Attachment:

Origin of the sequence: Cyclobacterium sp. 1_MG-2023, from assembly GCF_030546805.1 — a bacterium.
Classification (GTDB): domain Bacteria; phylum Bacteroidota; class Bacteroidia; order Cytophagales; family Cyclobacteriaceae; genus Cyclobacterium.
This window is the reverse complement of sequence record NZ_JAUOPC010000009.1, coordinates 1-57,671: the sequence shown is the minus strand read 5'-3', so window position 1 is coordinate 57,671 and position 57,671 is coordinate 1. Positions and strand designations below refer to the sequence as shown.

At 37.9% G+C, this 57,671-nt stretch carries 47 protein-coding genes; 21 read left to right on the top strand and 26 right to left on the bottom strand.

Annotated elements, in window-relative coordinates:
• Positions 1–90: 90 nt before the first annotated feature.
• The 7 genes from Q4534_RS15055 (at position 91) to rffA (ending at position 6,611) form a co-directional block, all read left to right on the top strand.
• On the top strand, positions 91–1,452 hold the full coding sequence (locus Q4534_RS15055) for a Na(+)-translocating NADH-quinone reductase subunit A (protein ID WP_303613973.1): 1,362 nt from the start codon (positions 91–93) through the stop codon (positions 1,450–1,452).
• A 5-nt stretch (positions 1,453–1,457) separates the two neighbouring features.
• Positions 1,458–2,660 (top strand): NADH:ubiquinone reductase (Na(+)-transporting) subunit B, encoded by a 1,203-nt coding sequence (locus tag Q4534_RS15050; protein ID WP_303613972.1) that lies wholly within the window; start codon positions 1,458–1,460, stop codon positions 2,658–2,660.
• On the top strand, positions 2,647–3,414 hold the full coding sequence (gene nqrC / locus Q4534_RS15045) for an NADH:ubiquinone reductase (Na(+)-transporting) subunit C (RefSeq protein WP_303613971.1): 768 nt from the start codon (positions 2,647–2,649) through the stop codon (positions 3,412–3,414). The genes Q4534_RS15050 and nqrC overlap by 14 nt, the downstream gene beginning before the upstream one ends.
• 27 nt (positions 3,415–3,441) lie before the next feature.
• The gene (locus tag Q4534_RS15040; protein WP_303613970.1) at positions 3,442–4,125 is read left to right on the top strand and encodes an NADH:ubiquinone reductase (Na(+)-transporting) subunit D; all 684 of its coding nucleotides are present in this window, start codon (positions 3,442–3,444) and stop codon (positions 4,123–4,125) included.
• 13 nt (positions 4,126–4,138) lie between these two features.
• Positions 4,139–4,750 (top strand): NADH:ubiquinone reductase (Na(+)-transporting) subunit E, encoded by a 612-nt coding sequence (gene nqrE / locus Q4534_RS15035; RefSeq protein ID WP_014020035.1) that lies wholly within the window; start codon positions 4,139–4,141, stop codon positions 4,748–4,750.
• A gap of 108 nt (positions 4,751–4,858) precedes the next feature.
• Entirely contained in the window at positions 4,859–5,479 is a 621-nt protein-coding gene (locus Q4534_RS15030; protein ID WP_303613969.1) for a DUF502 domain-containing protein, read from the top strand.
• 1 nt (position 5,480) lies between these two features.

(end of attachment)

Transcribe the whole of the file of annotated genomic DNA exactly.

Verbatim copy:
Origin of the sequence: Cyclobacterium sp. 1_MG-2023, from assembly GCF_030546805.1 — a bacterium.
Classification (GTDB): domain Bacteria; phylum Bacteroidota; class Bacteroidia; order Cytophagales; family Cyclobacteriaceae; genus Cyclobacterium.
This window is the reverse complement of sequence record NZ_JAUOPC010000009.1, coordinates 1-57,671: the sequence shown is the minus strand read 5'-3', so window position 1 is coordinate 57,671 and position 57,671 is coordinate 1. Positions and strand designations below refer to the sequence as shown.

At 37.9% G+C, this 57,671-nt stretch carries 47 protein-coding genes; 21 read left to right on the top strand and 26 right to left on the bottom strand.

Annotated elements, in window-relative coordinates:
• Positions 1–90: 90 nt before the first annotated feature.
• The 7 genes from Q4534_RS15055 (at position 91) to rffA (ending at position 6,611) form a co-directional block, all read left to right on the top strand.
• On the top strand, positions 91–1,452 hold the full coding sequence (locus Q4534_RS15055) for a Na(+)-translocating NADH-quinone reductase subunit A (protein ID WP_303613973.1): 1,362 nt from the start codon (positions 91–93) through the stop codon (positions 1,450–1,452).
• A 5-nt stretch (positions 1,453–1,457) separates the two neighbouring features.
• Positions 1,458–2,660 (top strand): NADH:ubiquinone reductase (Na(+)-transporting) subunit B, encoded by a 1,203-nt coding sequence (locus tag Q4534_RS15050; protein ID WP_303613972.1) that lies wholly within the window; start codon positions 1,458–1,460, stop codon positions 2,658–2,660.
• On the top strand, positions 2,647–3,414 hold the full coding sequence (gene nqrC / locus Q4534_RS15045) for an NADH:ubiquinone reductase (Na(+)-transporting) subunit C (RefSeq protein WP_303613971.1): 768 nt from the start codon (positions 2,647–2,649) through the stop codon (positions 3,412–3,414). The genes Q4534_RS15050 and nqrC overlap by 14 nt, the downstream gene beginning before the upstream one ends.
• 27 nt (positions 3,415–3,441) lie before the next feature.
• The gene (locus tag Q4534_RS15040; protein WP_303613970.1) at positions 3,442–4,125 is read left to right on the top strand and encodes an NADH:ubiquinone reductase (Na(+)-transporting) subunit D; all 684 of its coding nucleotides are present in this window, start codon (positions 3,442–3,444) and stop codon (positions 4,123–4,125) included.
• 13 nt (positions 4,126–4,138) lie between these two features.
• Positions 4,139–4,750 (top strand): NADH:ubiquinone reductase (Na(+)-transporting) subunit E, encoded by a 612-nt coding sequence (gene nqrE / locus Q4534_RS15035; RefSeq protein ID WP_014020035.1) that lies wholly within the window; start codon positions 4,139–4,141, stop codon positions 4,748–4,750.
• A gap of 108 nt (positions 4,751–4,858) precedes the next feature.
• Entirely contained in the window at positions 4,859–5,479 is a 621-nt protein-coding gene (locus Q4534_RS15030; protein ID WP_303613969.1) for a DUF502 domain-containing protein, read from the top strand.
• 1 nt (position 5,480) lies between these two features.